Total-cost Frameworks for Multimodal and Environmentally Preferable Streets
Gosse, Conrad, Civil Engineering - School of Engineering and Applied Science, University of Virginia
Clarens, Andres, Department of Civil Engineering, University of Virginia
Efforts to reduce the environmental impacts of transportation have often overlooked efficiencies obtained by considering the relevant engineering and economic aspects of roadway infrastructure as a system. Concerns over greenhouse gas emissions (GHGs), degrading infrastructure in the face of limited maintenance budgets, and the declining use of private automobiles all motivate this more comprehensive approach investment prioritization. Here, a three-part framework is presented consisting of a multi-segment discrete pavement management system (PMS), a roadway use-phase microsimulation that evaluates lane allocation between modes, and a spatial-Bayesian bicycle volume model to synthesize necessary but generally unknown street-specific bicycle usage from available data. A more complete assessment of the costs and benefits of various road-use scenarios is quantified with respect to user costs, agency costs, and GHG emissions.
The PMS presented here incorporates GHG emissions using a multi-objective evolutionary algorithm to produce a Pareto-set of discrete long-term maintenance plans. By using deterioration models and cost estimates from the Virginia Department of Transportation (VDOT), comparisons with historical practice are also possible. VDOT has historically relied on corrective maintenance in validation area, but an optimized management plan could achieve the same average pavement condition with 60% of the cost and 50% of the GHG emissions. Solutions from a network-wide optimization also dominated aggregated single-segment solutions, justifying the computational cost of the method. The use phase still accounts for the majority of roadway impacts, however, so the second component of this work employs microsimulation and a vehicle emissions model to consider the coupled effects of pavement condition and vehicle fuel consumption, as well as travel time costs, by mode.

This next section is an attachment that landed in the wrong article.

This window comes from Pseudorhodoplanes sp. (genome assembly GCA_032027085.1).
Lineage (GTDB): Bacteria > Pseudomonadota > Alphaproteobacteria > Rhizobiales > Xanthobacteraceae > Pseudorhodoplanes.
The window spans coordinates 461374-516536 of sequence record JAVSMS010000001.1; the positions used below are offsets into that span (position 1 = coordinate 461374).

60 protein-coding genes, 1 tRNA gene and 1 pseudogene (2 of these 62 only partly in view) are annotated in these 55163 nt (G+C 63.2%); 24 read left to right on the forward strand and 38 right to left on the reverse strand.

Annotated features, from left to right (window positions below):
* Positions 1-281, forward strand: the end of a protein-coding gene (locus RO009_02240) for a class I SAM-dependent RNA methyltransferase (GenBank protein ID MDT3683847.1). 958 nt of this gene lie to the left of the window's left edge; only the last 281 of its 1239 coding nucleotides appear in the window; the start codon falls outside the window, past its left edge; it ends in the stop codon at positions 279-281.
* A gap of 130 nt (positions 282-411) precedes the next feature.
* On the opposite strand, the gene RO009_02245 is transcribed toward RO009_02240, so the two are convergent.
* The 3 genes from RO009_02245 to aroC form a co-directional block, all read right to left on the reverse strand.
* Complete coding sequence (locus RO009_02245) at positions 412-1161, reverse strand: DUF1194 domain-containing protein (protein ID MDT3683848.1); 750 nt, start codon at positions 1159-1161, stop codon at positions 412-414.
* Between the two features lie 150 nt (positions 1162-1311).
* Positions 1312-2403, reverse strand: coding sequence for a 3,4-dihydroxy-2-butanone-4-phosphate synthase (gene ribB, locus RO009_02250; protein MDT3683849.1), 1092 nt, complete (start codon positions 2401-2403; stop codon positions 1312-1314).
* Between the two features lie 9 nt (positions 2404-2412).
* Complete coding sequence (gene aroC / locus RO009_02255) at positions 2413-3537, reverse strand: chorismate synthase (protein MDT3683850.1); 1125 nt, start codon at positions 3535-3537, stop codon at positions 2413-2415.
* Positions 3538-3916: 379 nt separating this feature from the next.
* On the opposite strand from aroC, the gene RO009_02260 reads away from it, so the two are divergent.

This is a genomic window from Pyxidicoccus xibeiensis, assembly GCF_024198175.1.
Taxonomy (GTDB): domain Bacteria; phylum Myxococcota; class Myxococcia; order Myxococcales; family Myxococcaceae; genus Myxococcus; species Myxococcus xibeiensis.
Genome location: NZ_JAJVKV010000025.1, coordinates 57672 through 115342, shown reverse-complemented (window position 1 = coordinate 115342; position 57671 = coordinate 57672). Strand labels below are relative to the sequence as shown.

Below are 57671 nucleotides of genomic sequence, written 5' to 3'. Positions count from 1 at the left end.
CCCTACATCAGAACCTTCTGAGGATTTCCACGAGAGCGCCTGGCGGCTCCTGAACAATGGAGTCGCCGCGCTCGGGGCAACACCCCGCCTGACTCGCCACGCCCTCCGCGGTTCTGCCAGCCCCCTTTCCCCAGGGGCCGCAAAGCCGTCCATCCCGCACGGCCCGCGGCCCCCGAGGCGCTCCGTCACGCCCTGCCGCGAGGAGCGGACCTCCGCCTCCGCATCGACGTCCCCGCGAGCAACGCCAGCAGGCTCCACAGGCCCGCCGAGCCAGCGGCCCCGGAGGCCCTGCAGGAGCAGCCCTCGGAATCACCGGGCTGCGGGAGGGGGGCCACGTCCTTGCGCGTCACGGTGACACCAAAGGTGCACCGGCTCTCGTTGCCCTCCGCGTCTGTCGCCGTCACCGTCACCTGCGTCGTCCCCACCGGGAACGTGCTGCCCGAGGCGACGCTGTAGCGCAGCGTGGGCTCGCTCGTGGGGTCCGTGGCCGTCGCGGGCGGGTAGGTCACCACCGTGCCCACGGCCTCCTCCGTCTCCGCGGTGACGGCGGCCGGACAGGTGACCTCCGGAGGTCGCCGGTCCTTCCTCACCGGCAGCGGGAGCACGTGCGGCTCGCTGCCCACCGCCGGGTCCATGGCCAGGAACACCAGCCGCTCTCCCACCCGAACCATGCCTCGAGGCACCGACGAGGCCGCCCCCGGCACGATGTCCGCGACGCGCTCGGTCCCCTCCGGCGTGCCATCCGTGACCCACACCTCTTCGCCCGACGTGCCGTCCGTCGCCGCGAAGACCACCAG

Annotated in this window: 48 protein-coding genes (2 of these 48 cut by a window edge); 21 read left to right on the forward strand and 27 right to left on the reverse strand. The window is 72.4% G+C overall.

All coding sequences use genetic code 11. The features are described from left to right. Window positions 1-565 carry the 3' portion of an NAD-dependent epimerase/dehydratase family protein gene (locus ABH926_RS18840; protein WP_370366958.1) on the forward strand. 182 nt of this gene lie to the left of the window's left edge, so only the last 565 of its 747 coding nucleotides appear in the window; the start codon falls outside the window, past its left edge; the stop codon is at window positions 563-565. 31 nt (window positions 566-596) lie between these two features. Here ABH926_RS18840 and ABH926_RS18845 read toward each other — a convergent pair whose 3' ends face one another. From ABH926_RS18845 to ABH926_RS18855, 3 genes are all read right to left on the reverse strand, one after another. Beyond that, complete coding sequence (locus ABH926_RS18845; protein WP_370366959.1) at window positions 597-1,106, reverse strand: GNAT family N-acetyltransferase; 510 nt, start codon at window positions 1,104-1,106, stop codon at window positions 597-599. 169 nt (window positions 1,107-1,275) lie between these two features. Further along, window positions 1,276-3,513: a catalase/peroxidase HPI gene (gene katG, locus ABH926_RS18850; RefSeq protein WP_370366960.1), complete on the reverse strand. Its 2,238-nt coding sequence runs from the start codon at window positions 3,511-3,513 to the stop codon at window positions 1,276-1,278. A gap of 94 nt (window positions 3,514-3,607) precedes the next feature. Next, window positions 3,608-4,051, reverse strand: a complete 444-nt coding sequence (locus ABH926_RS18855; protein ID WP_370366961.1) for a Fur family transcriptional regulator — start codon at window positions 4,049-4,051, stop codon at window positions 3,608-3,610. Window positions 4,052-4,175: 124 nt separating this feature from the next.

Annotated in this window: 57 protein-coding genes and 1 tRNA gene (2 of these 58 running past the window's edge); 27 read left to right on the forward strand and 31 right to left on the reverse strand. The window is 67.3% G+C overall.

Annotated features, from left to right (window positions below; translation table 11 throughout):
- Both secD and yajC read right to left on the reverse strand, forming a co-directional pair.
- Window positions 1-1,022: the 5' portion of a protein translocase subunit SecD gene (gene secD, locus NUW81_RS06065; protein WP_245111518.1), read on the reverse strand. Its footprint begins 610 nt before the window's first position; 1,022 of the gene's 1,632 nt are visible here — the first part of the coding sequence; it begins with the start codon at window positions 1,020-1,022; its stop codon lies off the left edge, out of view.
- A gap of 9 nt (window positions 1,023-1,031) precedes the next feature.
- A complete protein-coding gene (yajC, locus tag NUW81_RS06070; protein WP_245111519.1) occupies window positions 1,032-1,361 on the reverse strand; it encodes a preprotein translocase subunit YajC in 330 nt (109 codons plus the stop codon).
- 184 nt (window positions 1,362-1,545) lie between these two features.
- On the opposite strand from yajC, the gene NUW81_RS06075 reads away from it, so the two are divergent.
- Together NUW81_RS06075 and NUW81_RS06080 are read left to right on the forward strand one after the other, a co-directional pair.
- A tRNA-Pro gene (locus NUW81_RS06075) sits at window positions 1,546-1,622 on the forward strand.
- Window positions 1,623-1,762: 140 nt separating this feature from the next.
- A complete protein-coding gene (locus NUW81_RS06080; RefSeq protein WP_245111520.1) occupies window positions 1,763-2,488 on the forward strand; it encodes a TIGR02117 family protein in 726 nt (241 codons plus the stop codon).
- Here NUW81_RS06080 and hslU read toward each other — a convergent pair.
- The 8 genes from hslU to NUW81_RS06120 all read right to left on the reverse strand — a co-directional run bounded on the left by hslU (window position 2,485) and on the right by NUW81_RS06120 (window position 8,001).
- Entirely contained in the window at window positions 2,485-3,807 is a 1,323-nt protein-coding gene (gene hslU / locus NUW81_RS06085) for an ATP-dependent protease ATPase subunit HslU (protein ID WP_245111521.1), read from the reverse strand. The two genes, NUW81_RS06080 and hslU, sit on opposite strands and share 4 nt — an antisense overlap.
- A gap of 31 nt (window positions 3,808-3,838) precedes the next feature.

Both microsimulation and a probabilistic analysis of all feasible combinations of travel lanes, bicycle lanes, and curb parking show mobility reductions on road segments of insufficient width for heavy vehicles to pass bicycles without encroaching on oncoming traffic. This delay is positively correlated with uphill grades and increasing traffic volumes and is inversely proportional to total pavement width. A high bicycle mode share is therefore negatively correlated with total costs and emissions for lane configurations allowing motor-vehicles to safely pass bicycles, while the opposite is true for configurations that inhibit passing. As a result, curb parking exhibits spatial opportunity costs well in excess of feasible hourly use fees when the parking lane could have been devoted to bicycle mobility, even before considering safety benefits often used to justify such conversions. The results are sensitive to street-specific bicycle mode share, however, and these data are not commonly known without dedicated field observation, thus precluding network-wide analysis.
The final component of this work employs Markov-chain Monte Carlo sampling to address the temporal factoring of bicycle count observations into annually representative posterior distributions of critical parameters on direction roadway links that have been sampled. A novel spatial factoring method employs Bayesian updating to combine uncertain volume estimates from a regional travel demand model with the temporally factored intermediate distributions by applying a stochastic edge correlation matrix. For a small city in the United States with some volunteer bicycle counts and no permanent counting infrastructure, the model is able to estimate edge-specific bicycle usage network-wide with large but well-characterized uncertainty.
Overall, the results provide quantitative evidence that efforts to reallocate limited pavement space to bicycles, like those being adopted in several US cities, could appreciably reduce costs for all users and illustrate the value of a total cost approach to investment optimization in evaluating these decisions. Future work will continue to address the data gap between bicycle and motorized transportation with respect to travel demand and safety.
PHD (Doctor of Philosophy)
pavement management, life cycle assessment, bicycle transportation, microsimulation
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